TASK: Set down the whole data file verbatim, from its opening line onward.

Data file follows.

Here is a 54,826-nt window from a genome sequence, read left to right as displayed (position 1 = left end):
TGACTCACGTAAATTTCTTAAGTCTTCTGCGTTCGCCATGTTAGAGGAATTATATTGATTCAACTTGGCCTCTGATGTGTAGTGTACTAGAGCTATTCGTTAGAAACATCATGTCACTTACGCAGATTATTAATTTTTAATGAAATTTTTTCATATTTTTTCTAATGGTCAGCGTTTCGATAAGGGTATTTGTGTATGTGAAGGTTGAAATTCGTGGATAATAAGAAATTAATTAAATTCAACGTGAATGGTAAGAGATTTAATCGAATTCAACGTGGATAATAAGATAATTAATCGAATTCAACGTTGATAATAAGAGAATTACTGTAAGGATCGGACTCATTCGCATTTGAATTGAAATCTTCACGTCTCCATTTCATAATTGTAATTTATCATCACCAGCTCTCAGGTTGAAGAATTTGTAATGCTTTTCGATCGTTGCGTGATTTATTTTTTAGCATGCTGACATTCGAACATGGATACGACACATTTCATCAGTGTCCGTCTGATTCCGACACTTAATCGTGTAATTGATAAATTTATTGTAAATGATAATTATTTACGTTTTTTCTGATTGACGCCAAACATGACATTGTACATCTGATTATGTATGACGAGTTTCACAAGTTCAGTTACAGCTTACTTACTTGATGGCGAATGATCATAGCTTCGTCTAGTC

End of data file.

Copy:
Here is a 54,826-nt window from a genome sequence, read left to right as displayed (position 1 = left end):
TGACTCACGTAAATTTCTTAAGTCTTCTGCGTTCGCCATGTTAGAGGAATTATATTGATTCAACTTGGCCTCTGATGTGTAGTGTACTAGAGCTATTCGTTAGAAACATCATGTCACTTACGCAGATTATTAATTTTTAATGAAATTTTTTCATATTTTTTCTAATGGTCAGCGTTTCGATAAGGGTATTTGTGTATGTGAAGGTTGAAATTCGTGGATAATAAGAAATTAATTAAATTCAACGTGAATGGTAAGAGATTTAATCGAATTCAACGTGGATAATAAGATAATTAATCGAATTCAACGTTGATAATAAGAGAATTACTGTAAGGATCGGACTCATTCGCATTTGAATTGAAATCTTCACGTCTCCATTTCATAATTGTAATTTATCATCACCAGCTCTCAGGTTGAAGAATTTGTAATGCTTTTCGATCGTTGCGTGATTTATTTTTTAGCATGCTGACATTCGAACATGGATACGACACATTTCATCAGTGTCCGTCTGATTCCGACACTTAATCGTGTAATTGATAAATTTATTGTAAATGATAATTATTTACGTTTTTTCTGATTGACGCCAAACATGACATTGTACATCTGATTATGTATGACGAGTTTCACAAGTTCAGTTACAGCTTACTTACTTGATGGCGAATGATCATAGCTTCGTCTAGTC